We have developed a culture model of near-native human colonic crypts that preserves crypt length, topology, morphology and cellular polarity.23 Significantly, we now demonstrate that the hierarchy of stem cell-driven tissue renewal is recapitulated within this near-native human colonic crypt model ex vivo. Real-time imaging, gene reporter assays and dominant negative gene expression, in combination with subcellular immunolocalisation and in situ hybridisation, have been used to assess the status and mutual influence of Wnt and TGFβ/BMP signals on intestinal stem cell biology, proliferation, differentiation, migration and cell shedding in near-native human colonic crypts.

Material and methods

Human colorectal tissue samples

This study was performed in accordance with approval from the East of England National Research Ethics Committee (LREC 97/124). Colorectal tissue samples were obtained with informed consent at rectosigmoid endoscopy from the sigmoid colon of 52 patients (51–83 years old) exhibiting no apparent intestinal pathology and from the normal mucosa (ie, >10 cm tumour margin) of 30 patients undergoing anterior resection (44–85 years old).

Microdissection of fixed native human colonic crypts

Biopsy tissue samples or surgical mucosal specimens were immediately fixed with 4% paraformaldehyde for 1 h and placed in phosphate-buffered saline. Single microdissected crypts were embedded in Matrigel, postfixed with 4% paraformaldehyde and processed for immunohistochemistry (see online supplementary methods).

Human colonic crypt isolation and culture

Colonic crypts were isolated as described previously,23 ,24 embedded in Matrigel and placed into culture conditions that were similar to those described recently for intestinal organoids20 and spheroids.20 ,21 See online supplementary methods for details. BrdU (10 μM) was added to the experimental crypt culture media as described to monitor crypt cell proliferation and migration.

Adenoviral and lentiviral transduction

When required, freshly isolated colonic crypts were transduced with the lentiviral TOP-green fluorescence protein (GFP) Wnt reporter (HIV-based, VSV-G; SABiosciences) or adenoviral CMV-DN-TCF4 (type 5, dE1E3; Vector Biolabs) at a multiplicity of infection of 250 TU/crypt cell. Transduction with lentiviral or adenoviral CMV-GFP was used as a positive control to monitor infection efficiency.

Time-lapse videomicroscopy

Colonic crypts cultured in 12 well plates were placed on the climate-controlled (37°C, 5% CO2) stage of a Nikon or Zeiss inverted motorised time-lapse system.

Whole mount immunohistochemistry and mRNA in situ hybridisation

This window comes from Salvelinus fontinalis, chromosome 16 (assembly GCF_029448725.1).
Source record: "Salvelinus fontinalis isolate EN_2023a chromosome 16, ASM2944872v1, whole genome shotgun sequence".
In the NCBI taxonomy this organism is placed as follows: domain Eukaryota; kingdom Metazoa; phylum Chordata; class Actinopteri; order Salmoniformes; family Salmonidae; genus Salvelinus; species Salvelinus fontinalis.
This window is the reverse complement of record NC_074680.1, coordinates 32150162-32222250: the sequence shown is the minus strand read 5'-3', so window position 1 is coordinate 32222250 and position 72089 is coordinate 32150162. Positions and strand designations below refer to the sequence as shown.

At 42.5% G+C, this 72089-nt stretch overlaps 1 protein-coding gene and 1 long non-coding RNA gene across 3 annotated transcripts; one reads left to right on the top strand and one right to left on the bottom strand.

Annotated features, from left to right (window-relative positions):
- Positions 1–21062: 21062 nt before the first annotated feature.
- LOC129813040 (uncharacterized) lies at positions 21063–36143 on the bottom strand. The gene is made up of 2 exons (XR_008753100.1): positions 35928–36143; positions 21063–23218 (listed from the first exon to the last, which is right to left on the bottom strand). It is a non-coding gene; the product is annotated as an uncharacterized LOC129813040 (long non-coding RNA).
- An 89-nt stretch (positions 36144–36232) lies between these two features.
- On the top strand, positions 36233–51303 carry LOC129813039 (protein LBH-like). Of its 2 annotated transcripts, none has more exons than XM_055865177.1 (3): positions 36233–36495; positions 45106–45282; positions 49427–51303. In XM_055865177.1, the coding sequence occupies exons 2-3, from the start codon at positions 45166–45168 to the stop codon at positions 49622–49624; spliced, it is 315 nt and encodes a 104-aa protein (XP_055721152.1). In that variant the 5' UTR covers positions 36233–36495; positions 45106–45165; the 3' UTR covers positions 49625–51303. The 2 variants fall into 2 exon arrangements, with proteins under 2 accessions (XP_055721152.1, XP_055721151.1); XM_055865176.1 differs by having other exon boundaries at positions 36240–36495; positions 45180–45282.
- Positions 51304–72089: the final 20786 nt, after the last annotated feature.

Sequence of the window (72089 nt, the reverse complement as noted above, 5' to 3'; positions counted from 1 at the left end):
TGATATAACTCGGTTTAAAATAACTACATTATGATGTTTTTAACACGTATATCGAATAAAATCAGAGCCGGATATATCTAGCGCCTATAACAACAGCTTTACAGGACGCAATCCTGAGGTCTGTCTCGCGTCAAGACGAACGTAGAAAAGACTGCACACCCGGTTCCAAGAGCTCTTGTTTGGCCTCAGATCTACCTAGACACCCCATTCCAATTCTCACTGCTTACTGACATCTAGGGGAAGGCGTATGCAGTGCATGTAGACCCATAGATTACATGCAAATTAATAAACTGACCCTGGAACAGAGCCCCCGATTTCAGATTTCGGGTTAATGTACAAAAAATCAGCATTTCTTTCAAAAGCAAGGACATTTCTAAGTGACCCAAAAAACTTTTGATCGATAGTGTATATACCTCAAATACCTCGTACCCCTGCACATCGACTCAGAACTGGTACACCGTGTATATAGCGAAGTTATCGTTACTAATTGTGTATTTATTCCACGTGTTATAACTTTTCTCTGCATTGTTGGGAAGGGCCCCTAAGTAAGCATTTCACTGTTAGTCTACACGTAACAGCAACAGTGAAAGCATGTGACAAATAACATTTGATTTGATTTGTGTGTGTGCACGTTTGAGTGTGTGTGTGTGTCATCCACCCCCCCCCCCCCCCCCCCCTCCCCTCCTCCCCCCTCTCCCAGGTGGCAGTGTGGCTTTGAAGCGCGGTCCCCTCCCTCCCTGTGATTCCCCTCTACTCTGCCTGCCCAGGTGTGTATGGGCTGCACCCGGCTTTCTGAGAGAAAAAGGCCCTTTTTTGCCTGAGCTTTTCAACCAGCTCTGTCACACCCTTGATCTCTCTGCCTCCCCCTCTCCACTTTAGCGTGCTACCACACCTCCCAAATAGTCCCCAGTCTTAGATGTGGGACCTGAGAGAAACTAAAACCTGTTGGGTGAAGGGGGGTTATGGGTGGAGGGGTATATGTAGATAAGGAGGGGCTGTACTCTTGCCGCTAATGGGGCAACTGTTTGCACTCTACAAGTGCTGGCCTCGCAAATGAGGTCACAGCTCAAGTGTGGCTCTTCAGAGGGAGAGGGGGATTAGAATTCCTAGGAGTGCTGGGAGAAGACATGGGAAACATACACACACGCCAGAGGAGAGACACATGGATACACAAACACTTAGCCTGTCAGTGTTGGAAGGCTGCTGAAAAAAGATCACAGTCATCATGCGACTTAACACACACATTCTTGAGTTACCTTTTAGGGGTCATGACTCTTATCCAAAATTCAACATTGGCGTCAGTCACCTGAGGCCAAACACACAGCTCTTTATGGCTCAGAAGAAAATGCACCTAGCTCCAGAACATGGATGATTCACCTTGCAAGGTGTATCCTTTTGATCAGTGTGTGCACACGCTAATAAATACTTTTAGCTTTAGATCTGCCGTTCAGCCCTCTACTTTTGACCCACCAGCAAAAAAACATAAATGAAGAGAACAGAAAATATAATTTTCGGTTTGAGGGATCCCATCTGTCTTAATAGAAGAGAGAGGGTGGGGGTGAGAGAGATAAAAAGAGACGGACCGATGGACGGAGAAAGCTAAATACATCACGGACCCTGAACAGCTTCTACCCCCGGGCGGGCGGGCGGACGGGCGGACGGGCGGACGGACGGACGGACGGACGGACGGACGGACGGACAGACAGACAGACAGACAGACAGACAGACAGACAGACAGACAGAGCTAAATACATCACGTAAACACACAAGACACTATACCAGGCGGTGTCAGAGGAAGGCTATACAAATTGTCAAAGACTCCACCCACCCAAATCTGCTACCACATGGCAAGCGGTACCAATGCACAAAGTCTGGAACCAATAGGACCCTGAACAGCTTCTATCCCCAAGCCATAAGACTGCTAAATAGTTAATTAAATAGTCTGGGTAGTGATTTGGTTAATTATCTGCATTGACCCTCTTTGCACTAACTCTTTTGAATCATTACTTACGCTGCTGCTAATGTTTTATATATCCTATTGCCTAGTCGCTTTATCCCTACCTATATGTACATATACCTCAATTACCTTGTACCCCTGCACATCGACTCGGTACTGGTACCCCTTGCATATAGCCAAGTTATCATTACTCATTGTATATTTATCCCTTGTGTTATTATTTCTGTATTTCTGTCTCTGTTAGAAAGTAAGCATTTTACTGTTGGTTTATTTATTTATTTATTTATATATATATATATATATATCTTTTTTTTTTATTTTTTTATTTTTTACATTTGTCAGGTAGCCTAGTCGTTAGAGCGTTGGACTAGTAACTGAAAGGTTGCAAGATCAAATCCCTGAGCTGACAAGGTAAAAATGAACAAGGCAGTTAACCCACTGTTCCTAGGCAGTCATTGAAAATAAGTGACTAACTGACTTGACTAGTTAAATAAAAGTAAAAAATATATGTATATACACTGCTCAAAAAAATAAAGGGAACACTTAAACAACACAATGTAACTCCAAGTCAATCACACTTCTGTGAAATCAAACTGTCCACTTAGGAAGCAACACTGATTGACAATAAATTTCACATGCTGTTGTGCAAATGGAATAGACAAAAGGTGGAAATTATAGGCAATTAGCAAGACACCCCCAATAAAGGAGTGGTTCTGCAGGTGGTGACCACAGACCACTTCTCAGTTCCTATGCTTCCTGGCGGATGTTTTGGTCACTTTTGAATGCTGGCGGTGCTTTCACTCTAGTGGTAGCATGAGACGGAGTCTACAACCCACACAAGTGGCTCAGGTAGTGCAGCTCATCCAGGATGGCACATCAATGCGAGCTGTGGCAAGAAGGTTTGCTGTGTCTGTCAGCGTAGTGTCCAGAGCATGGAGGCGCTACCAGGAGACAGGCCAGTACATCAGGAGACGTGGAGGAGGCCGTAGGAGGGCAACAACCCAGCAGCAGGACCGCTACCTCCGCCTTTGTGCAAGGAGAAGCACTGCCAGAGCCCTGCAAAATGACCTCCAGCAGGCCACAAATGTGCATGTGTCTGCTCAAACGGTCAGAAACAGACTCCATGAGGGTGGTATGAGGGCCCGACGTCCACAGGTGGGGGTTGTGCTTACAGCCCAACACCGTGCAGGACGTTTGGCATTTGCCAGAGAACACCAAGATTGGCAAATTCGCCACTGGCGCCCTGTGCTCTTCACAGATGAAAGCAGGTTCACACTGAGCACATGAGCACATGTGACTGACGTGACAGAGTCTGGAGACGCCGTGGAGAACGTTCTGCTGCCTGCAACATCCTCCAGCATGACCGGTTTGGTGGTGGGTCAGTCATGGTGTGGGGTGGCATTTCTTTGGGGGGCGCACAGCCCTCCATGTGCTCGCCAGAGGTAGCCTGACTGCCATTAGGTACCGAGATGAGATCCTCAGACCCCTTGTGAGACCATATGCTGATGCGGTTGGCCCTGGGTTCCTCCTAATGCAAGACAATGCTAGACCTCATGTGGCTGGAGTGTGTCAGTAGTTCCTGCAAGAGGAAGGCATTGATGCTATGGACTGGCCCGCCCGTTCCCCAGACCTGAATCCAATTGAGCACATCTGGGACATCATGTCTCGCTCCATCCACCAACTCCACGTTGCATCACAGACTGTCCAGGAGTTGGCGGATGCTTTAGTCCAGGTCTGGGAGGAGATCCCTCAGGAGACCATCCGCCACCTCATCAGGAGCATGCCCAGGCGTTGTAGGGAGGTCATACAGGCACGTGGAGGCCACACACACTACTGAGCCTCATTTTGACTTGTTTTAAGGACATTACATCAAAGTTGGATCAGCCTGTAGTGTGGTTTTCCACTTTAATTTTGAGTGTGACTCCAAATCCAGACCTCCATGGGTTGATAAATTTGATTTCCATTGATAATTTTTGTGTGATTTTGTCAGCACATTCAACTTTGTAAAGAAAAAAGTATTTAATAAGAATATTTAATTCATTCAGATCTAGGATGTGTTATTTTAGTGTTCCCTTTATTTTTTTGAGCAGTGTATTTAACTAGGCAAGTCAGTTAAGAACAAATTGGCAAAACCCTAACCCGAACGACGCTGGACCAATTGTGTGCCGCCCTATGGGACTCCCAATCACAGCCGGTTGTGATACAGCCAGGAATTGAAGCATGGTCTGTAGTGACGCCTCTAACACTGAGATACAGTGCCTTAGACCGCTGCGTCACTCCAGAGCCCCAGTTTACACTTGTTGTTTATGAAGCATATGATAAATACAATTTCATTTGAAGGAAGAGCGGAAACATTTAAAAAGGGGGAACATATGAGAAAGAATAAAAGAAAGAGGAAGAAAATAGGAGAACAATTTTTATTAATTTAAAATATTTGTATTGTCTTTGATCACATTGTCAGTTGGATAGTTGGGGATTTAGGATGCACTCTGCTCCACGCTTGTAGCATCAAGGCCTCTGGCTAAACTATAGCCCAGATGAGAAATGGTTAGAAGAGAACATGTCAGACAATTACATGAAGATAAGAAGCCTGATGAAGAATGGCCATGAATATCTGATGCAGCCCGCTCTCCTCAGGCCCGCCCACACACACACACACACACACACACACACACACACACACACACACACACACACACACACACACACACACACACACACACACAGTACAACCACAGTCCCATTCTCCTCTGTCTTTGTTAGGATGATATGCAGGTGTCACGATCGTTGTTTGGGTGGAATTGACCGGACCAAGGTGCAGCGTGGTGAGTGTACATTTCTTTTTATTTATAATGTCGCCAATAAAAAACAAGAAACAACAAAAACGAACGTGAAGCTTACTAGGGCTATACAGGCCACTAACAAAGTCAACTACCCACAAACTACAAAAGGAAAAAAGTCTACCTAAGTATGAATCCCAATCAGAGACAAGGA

Following embedding in Matrigel, microdissected-native crypts or cultured crypts were processed for immunohistochemistry or dual mRNA in situ hybridisation/immunohistochemistry. Immmunolabelling was visualised by using an appropriate combination of species-specific Alexafluor-conjugated secondary antibodies (Invitrogen). See online supplementary methods for details.

Reverse transcriptase polymerase chain reaction

Expression of marker genes for stem cells, differentiated crypt cell types and signalling pathway components was determined in freshly isolated and cultured crypts using quantitative or standard reverse transcriptase polymerase chain reaction (RT-PCR) techniques. See online supplementary methods for details.

Confocal microscopy

Following in situ hybridisation and/or immunohistochemistry, whole-mounted microdissected (ie, native) and cultured crypts were visualised by laser scanning confocal microscopy (Zeiss 510 META). A ×63 (1.4 numerical aperture) objective was used to obtain confocal images of the longitudinal crypt-axis. Image stacks were taken at 1–3 μm intervals which allowed selection of precise focal planes. The same acquisition parameters were used prior to post-hoc comparison of immunolabelling fluorescence intensity.

Image analysis

The crypt hierarchy was divided into three regions along the crypt-axis, each containing an equal number of nuclei and designated base, mid and top. In some cases, the base was subdivided into two regions of equivalent cell number, termed base and suprabase. The percentage number of cells (or nuclei) positive for a specific marker (eg, Ki67, LGR5), or the relative immunofluorescence intensity (eg, nuclear axin 2), was quantified (ImageJ, NIH) and expressed for each region; these values were either absolute or relative to the corresponding crypt-base value. Three dimensional images were rendered in Volocity (Improvision).

Statistical analysis

Data are expressed as means±SEM (n is the number of crypts derived from N patients). Differences between groups were determined using one-way analysis of variance (ANOVA) and Tukey's post-hoc method of multiple comparisons. Correlation between two variables was determined by the Spearman Rank test and independent association between variables was determined by the Chi Squared test. The level of significance (p value) is indicated in all cases.